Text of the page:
The Dragonflies and Damselflies of North Carolina
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North Carolina's 187 Odonate species
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Related Species in LIBELLULIDAE: Number of records for 2019 = 1

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e.g., flight data, high counts, and earliest/latest dates can be seen.
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Elfin Skimmer (Nannothemis bella) by John Petranka, Sally Gewalt
Compare with: Little Blue Dragonlet  
Identification Tips: Move the cursor over the image, or tap the image if using a mobile device, to reveal ID Tips.
Note: these identification tips apply specifically to mature males; features may differ in immature males and in females.

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mapClick on county for list of all its records for Elfin Skimmer
distribution In NC, it is restricted to the Sandhills region, plus the adjacent western Coastal Plain (Bladen County). Although one might assume the northern edge of the range lies in NC, the whole range covers the Atlantic seaboard from southeastern Canada south to FL and LA, and west to MN. Clearly, the species has a highly disjunct overall range; it almost certainly is not found in most or nearly all other Coastal Plain counties to the VA line.
abundance Uncommon to locally fairly common in the Sandhills, but as it is the smallest dragonfly, it is very easily overlooked. Probably rare east of the Sandhills. Might occur in the adjacent edge of the Piedmont.
flight A rather narrow flight period; mid-April to late July. A 2018 record from March 10 is extremely early.
habitat Highly restricted to boggy spots, with much sphagnum; often at seepages. These can be around the margins of beaver ponds or man-made ponds, damp places in powerline clearings, and natural fire-maintained seepage slopes.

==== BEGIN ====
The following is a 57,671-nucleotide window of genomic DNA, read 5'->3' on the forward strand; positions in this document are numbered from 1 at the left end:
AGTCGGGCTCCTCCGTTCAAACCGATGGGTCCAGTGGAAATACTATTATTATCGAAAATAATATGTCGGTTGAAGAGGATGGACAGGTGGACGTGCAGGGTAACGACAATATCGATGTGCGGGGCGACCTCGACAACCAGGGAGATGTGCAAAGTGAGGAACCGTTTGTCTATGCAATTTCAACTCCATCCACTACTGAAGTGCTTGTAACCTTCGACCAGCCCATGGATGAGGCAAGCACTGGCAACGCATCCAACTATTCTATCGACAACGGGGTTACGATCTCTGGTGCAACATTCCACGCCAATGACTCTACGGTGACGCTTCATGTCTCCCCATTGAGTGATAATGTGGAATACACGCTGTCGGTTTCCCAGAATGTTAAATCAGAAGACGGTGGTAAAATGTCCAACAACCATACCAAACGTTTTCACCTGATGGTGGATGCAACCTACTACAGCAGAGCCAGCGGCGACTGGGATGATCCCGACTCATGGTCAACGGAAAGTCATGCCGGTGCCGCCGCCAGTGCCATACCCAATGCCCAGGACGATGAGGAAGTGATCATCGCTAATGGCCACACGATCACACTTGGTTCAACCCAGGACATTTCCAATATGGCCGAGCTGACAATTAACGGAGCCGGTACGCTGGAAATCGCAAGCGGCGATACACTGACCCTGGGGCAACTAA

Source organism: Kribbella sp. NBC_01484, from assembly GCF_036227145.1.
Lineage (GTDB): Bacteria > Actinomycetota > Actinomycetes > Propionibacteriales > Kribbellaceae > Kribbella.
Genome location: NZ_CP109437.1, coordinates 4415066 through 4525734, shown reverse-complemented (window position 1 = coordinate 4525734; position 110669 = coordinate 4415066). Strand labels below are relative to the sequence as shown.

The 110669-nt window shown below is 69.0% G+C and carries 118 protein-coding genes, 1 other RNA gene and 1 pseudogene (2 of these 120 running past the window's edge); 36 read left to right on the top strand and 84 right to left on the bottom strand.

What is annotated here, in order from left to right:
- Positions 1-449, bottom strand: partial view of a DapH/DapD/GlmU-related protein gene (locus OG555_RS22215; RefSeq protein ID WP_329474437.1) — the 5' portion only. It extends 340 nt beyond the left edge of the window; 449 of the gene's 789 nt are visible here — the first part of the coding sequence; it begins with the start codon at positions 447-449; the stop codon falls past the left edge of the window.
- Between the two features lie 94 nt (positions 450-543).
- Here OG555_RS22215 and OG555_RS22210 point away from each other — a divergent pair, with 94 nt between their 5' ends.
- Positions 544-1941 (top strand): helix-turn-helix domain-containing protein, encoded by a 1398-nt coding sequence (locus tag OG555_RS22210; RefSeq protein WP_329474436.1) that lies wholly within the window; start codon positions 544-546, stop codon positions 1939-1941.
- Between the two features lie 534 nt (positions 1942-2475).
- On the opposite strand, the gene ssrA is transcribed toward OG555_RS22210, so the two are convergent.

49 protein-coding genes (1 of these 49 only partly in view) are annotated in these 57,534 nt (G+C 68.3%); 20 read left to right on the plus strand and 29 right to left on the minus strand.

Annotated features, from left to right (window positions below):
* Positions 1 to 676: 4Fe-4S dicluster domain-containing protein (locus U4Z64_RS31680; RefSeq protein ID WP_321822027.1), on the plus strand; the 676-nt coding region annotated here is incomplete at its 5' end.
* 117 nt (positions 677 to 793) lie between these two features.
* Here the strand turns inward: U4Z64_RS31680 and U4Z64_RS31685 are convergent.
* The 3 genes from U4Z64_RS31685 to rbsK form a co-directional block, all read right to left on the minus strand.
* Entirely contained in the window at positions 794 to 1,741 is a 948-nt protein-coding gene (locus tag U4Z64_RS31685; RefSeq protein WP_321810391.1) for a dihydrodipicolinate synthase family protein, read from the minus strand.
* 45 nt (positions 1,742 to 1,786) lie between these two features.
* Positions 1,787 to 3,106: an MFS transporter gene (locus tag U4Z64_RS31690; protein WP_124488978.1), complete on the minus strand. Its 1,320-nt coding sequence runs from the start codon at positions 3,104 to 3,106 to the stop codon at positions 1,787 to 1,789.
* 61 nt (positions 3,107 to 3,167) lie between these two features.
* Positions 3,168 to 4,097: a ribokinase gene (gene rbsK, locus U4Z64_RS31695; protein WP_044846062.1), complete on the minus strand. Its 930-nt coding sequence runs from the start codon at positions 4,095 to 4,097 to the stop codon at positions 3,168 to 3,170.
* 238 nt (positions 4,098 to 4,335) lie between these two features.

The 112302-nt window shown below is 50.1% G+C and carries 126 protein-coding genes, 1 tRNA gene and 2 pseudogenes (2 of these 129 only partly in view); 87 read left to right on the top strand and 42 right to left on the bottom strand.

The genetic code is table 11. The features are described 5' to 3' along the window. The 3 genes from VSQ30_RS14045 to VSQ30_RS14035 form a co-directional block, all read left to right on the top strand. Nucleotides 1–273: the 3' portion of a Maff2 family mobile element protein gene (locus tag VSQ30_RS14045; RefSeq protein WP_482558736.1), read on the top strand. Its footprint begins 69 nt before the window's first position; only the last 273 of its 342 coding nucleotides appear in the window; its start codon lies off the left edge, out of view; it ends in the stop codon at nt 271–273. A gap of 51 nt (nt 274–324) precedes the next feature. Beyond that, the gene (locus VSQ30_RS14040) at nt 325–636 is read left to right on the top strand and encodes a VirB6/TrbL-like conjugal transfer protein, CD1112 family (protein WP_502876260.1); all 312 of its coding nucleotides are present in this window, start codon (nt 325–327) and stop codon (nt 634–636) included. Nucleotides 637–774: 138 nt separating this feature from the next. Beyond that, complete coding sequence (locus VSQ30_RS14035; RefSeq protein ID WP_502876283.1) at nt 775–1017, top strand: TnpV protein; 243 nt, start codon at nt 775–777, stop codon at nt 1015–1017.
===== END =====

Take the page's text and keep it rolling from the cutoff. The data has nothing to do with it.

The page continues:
behavior Adults perch and fly very close to the ground/water, often no more than 4-5" off the ground, amid grasses, sedges, and rushes. They seldom arise above the height of the herbaceous vegetation.
comments To see the species, one must go to boggy places around a pond margin or a wet powerline clearing in the Sandhills, and expect to get one's feet damp. They can be confused with Little Blue Dragonlet, which shares its habitat but is slightly larger and has a less obvious club. Be careful where you step, as you might have them underfoot!
state_status W
S_rank S3S4
fed_status
G_rank G4
synonym
other_name
Species account update: LeGrand

Photo Gallery for Elfin Skimmer

Other NC Galleries:    Jeff Pippen    Will Cook    Ted Wilcox
Photo by: Owen McConnell

Comment: Richmond; C, 2018-05-18, Broadacres Lake - 6 males, 3 females
Photo by: Mark Shields, Hunter Phillips

Comment: Scotland, 2017-05-15, Scotland Lake and in-flowing creek, Sandhills Game Land
Photo by: Mark Shields, Hunter Phillips

Comment: Scotland, 2017-05-15, Scotland Lake and in-flowing creek, Sandhills Game Land
Photo by: Kyle Kittelberger

Comment: Scotland, 2017-05-08, Sandhill Game Lands; Scotland Lake - everywhere
Photo by: Kyle Kittelberger

Comment: Scotland, 2017-05-08, Sandhill Game Lands; Scotland Lake - everywhere
Photo by: Mike Turner, Conrad Wernett, Alyssa Wernett

Comment: Scotland, 2017-05-07, Sandhill Game Lands; creek at SR1328 (Hoffman Rd)
Photo by: Mike Turner, Conrad Wernett, Alyssa Wernett

Comment: Scotland, 2017-05-07, Sandhill Game Lands; Scotland Lake - 75 ad.males
Photo by: John Petranka, Sally Gewalt

Comment: Scotland, 2015-05-08, Scotland Lake - Mostly males.
Photo by: John Petranka, Sally Gewalt

Comment: Richmond; C, 2015-05-08, Broadacres Lake; shoreline near the parking area. - Males; one a characteristcally green teneral.
Photo by: John Petranka, Sally Gewalt

Comment: Richmond; C, 2015-05-08, Broadacres Lake; shoreline near the parking area. - Males; one a characteristcally green teneral.
Photo by: Conrad Wernett, Alyssa Wernett, Matt Anderson

Comment: Richmond; C, 2015-05-03, - Males, females, both mature and immature at Scotland and Broadacres Lakes
Photo by: Ali Iyoob, Matt Daw, Dan Irizarry

Comment: Scotland, 2011-05-05, Scotland Lake in the Gamelands
Photo by: R. Emmitt

Comment: mature female from Crappie Lake, 2000-06-11